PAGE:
Queer Conversations on Culture and the Arts presents Catherine Lord and Richard Meyer: The Making of Art and Culture.
Spanning 125 years, Art and Queer Culture is the first major historical survey to consider the ways in which the codes and cultures of homosexuality have provided a creative resource for visual artists.
Art and Queer Culture includes not only pictures made and displayed under the rubric of fine art, but also those intended for private, underground, or otherwise restricted audiences. Scrapbooks, amateur artworks, cartoons, bar murals, anonymous photographs, activist posters -- all appear in its pages, as do paintings, sculptures, art photographs and video installations.
Writing queer culture into the history of art means redrawing the boundaries of what counts as art as well as what counts as history. It means searching for cracks in the partition that separates "high" art from "low" culture and in the divide between public achievement and private life.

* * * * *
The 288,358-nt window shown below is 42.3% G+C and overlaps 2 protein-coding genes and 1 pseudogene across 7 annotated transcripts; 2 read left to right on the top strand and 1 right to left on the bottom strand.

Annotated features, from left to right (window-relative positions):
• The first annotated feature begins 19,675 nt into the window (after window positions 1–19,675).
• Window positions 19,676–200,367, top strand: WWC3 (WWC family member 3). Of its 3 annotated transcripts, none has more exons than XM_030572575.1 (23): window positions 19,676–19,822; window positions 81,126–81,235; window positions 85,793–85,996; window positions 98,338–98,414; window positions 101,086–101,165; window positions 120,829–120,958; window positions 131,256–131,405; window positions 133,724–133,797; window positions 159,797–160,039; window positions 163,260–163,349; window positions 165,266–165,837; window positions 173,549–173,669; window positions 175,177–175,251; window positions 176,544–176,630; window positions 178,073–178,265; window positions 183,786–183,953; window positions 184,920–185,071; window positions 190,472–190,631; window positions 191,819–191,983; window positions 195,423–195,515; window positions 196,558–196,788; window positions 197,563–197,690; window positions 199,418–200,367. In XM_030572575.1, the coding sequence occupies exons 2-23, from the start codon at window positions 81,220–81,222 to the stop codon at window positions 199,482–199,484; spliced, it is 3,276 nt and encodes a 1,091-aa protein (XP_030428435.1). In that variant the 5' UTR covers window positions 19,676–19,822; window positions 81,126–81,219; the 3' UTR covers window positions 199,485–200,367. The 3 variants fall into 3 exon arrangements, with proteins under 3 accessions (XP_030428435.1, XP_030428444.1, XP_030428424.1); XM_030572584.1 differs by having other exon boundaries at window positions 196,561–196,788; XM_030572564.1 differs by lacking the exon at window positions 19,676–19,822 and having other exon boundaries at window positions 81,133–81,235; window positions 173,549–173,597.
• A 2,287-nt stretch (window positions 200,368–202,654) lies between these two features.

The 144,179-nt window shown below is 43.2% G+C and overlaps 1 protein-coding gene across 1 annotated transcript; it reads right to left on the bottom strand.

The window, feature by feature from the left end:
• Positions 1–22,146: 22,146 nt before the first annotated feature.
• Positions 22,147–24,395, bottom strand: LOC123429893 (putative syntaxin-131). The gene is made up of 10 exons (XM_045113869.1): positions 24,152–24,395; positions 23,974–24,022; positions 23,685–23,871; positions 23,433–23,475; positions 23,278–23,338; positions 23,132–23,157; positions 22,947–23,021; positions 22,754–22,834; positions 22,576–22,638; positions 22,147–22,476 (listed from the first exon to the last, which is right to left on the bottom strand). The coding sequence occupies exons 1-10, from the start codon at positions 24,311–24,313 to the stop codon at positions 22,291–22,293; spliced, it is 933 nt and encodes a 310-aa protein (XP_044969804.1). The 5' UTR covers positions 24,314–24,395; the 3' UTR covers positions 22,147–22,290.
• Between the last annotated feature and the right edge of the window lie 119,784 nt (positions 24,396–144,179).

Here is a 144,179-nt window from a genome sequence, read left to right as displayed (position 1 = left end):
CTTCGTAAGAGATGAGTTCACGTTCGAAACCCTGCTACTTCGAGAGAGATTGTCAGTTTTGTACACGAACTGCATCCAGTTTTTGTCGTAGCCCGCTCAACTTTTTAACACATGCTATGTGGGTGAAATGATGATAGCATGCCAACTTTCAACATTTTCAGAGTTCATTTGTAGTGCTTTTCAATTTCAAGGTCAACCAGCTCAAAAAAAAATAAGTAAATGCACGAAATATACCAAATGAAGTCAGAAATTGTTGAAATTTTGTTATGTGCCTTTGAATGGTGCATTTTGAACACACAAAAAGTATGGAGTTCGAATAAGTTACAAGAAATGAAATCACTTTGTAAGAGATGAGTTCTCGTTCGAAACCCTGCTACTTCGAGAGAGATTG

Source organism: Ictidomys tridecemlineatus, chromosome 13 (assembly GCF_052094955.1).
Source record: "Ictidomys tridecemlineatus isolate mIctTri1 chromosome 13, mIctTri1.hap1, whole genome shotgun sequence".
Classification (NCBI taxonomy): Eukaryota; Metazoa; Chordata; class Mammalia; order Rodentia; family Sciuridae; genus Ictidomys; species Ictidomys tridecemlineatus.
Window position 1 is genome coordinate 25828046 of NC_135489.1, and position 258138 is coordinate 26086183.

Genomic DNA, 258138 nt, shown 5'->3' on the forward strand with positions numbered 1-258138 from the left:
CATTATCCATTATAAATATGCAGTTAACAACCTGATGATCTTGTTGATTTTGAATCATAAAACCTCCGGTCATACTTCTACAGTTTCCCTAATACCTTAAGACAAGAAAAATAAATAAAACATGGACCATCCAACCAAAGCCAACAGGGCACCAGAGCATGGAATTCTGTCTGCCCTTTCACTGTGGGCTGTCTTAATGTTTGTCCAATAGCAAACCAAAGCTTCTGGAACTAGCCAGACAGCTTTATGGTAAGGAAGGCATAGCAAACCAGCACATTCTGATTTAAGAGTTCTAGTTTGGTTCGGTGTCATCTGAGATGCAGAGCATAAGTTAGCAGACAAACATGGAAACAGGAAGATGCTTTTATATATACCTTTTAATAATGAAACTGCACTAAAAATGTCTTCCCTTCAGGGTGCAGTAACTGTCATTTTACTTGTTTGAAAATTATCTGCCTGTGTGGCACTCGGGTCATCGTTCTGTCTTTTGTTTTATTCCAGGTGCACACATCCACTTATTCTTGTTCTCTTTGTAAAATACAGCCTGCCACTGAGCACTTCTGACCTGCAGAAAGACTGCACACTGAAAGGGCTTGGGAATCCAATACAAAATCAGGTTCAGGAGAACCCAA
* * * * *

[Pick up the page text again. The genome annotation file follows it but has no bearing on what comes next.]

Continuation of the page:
About Catherine Lord
Catherine Lord is a professor of studio art, writer, artist and curator who has received numerous fellowships and awards for her work on cultural politics, disability, queer identities, feminism and colonialism. Her books include The Summer of Her Baldness: A Cancer Improvisation (2004) and Son Colibri, Sa Calvitie: Miss Translation (2007).
About Richard Meyer
Richard Meyer is the Robert and Ruth Halperin Professor in Art History at Stanford University. He is the author of Outlaw Representation: Censorship and Homosexuality in Twentieth-Century American Art (2002), and his studies in modern and contemporary art focus on the ongoing debate over sexuality and gender, its effects on modern art and visual culture, and censorship and the public sphere.